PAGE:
"It is pleasant to talk to you who know her lines so well; to realize that your hears, too, have undoubtedly been touched and some burden lightened by that wonderful 'Story of Nancy.' To me it is her masterpiece (possibly because I have known intimately a Nancy by other name. [)] That fair, fresh country, girl, full of life and hope and love--at the very high tide of her girlhood, laid aside physically helpless but oh, that joyous, buoyant, sunshiny spirit, glowing like a precious gem got in metal: sending comforting messages to the sick, teaching the country children manners, telling the man she loves that he had been her inspiration through the long years -- 'there never has been a day when I haven't thought of you' -- pure, unselfish, womanly love."

     Mrs. Abbott then spoke of "The Marsh Island," and went on to ask, "Do you remember the morning that that good housewife, Martha Owen, fell to complaining while she got the early breakfast -- she had no clothes fit to wear,['] the same old war cry, impromptu with Madam Eve on that first memorable trip abroad. How persistently it has rung down through the ages! Fortunately Israel['s] [had] saving sense of humor [had] cleared the atmosphere by telling the story of 'old Sergeant Copp's wife that was always quarreling.' Somebody heard her going on one day, 'I do wish sombody'd give me a lift's furs Westmarket. I feel's if I ought to buy me a cap. I ain't got a decent cap to my back. If I was to die to-morrow, I ain't got no cap that's fit to lay me out in!' 'Blast ye,' says he, 'why didn't ye die when ye [he] had a cap!'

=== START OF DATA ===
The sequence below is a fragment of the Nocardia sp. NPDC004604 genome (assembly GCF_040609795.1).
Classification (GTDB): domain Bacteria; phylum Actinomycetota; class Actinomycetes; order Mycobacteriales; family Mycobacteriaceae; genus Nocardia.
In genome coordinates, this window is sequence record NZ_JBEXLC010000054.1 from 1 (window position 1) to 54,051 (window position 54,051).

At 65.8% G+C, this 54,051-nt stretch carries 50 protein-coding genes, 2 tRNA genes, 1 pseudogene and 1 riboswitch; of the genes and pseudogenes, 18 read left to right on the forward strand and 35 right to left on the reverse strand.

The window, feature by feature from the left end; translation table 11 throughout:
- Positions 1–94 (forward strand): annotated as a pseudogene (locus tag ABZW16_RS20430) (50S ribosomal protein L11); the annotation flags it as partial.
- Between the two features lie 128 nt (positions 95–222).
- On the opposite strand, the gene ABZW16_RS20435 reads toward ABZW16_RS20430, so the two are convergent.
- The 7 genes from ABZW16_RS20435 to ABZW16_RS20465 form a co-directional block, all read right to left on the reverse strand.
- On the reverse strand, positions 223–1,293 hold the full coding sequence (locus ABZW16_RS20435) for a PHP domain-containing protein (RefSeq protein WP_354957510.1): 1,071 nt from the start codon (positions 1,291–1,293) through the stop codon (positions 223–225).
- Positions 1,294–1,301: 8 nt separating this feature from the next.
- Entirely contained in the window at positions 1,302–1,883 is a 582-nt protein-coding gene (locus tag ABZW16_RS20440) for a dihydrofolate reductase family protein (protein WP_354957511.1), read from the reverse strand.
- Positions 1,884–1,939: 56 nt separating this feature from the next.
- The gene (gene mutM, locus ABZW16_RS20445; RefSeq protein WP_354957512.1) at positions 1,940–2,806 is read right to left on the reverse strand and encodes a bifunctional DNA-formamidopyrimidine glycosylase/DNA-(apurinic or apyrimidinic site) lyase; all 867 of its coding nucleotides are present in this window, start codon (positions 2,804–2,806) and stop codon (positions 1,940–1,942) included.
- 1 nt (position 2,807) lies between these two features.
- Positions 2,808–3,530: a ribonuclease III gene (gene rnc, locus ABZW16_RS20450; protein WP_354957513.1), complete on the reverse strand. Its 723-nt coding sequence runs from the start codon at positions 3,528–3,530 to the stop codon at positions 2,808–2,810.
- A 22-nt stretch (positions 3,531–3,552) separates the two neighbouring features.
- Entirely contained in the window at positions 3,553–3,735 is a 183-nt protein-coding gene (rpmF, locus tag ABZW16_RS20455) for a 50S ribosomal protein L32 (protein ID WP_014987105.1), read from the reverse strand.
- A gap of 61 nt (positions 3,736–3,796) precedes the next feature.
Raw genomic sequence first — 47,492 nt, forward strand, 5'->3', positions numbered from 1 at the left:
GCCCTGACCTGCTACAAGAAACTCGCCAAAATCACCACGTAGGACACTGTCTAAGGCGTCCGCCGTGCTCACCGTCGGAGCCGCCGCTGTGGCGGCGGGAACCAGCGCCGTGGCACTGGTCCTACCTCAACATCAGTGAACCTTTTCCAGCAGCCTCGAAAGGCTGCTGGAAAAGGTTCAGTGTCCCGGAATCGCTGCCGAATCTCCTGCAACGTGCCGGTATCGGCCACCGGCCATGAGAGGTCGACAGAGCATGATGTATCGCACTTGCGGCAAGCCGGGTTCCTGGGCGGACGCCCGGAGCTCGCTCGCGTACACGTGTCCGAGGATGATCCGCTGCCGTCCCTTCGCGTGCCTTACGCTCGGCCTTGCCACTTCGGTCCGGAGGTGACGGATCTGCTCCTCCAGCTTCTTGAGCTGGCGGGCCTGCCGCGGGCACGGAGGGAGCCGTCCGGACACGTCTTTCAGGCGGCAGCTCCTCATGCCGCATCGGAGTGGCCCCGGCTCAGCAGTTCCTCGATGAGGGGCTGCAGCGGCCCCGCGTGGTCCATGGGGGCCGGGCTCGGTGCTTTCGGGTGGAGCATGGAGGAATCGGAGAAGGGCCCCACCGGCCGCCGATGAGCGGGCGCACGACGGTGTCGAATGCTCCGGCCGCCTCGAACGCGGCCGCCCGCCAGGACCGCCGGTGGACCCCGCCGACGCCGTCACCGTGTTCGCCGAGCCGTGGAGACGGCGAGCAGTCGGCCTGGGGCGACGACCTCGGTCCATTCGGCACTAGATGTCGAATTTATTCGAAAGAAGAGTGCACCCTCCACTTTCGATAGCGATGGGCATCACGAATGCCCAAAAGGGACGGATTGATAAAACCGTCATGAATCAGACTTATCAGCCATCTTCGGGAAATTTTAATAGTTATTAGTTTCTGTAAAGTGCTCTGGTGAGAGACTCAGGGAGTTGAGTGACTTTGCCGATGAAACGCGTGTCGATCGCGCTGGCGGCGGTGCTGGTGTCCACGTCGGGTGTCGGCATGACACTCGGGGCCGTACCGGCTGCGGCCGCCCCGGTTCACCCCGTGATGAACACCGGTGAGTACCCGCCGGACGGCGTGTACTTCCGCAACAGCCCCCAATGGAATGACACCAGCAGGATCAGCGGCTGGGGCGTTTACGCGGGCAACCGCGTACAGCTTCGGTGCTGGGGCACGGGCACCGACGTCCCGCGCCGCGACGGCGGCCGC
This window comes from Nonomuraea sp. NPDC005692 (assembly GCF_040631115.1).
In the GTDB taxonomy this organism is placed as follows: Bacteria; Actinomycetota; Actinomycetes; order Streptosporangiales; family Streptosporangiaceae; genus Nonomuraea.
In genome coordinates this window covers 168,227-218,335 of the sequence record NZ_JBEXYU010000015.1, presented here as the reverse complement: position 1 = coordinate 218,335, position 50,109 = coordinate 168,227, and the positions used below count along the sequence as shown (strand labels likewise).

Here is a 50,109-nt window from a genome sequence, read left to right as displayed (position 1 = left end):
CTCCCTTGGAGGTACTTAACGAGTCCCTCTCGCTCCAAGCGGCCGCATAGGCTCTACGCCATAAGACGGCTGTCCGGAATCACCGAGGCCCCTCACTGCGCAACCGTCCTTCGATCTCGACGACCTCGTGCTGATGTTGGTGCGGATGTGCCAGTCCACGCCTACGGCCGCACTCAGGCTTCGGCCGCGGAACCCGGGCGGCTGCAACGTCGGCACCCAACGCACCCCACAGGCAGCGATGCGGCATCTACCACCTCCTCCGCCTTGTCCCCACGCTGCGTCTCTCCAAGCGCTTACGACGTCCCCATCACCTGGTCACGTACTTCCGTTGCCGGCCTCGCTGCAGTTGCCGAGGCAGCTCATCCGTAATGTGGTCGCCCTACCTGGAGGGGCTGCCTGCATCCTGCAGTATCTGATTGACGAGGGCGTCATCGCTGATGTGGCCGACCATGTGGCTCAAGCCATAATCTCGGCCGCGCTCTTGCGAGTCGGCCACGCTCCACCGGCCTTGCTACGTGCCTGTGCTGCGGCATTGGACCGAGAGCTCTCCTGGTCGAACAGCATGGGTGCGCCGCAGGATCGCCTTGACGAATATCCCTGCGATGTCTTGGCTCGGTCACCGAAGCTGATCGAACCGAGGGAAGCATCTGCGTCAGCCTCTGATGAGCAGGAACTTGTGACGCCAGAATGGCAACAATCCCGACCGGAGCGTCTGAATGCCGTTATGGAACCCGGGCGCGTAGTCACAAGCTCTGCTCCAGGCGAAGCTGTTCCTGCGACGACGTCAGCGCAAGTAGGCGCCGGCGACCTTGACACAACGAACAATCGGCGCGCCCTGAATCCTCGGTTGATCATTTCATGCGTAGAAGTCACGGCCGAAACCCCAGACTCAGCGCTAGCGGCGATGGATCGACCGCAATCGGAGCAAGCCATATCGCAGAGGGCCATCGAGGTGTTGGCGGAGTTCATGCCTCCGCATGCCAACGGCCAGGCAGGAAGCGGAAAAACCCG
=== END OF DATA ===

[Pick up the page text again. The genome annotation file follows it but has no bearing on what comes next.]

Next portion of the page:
Charming Quotations.

     Continuing, Mrs. Abbott quoted from Miss Jewett, delightful lines relative to "Deephaven" and then, in fascinating way, referred to several of the characters. "I should like to speak with old Capt'n Littlepage, 'though his mind was touched,'" she said. "He thought 'Shakespeare was undoubtedly a great poet,' but adds, 'You have to put up with a lot of low talk' and so he preferred Milton as 'being more lofty.'

     "There is a fascinating undercurrent of droll humor throughout this entire book," continued Mrs. Abbott, and then she quoted further from "Deephaven," giving the lines descriptive of a sunset, and in closing said:

     "And now, let us think of her who wrote these beautiful lines, as just having quietly drifted out into 'the very heart of a glorious sunset' into that 'far, faint beyond' which 'was neither sea nor sky,' leaving to us the golden heritage of her splendid life's work."

     And this exquisite tribute so like Mrs. Abbott, with her clear insight into human nature, her broad sympathies, her deep culture, that never sounds a note of the superficial, but which rings true and clear and strong, needs no further comment. County club women feel a warm pride stir the heart when they speak of her attainments, for she belongs to the county, to the state -- she is cosmopolitan.


Note
Biddeford, ME Daily Journal.  No date for this article is available, though clearly it was after Jewett's death on June 24, 1909.  It is listed with works by Jewett because it contains a Jewett letter.
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Edited and annotated by Terry Heller, Coe College.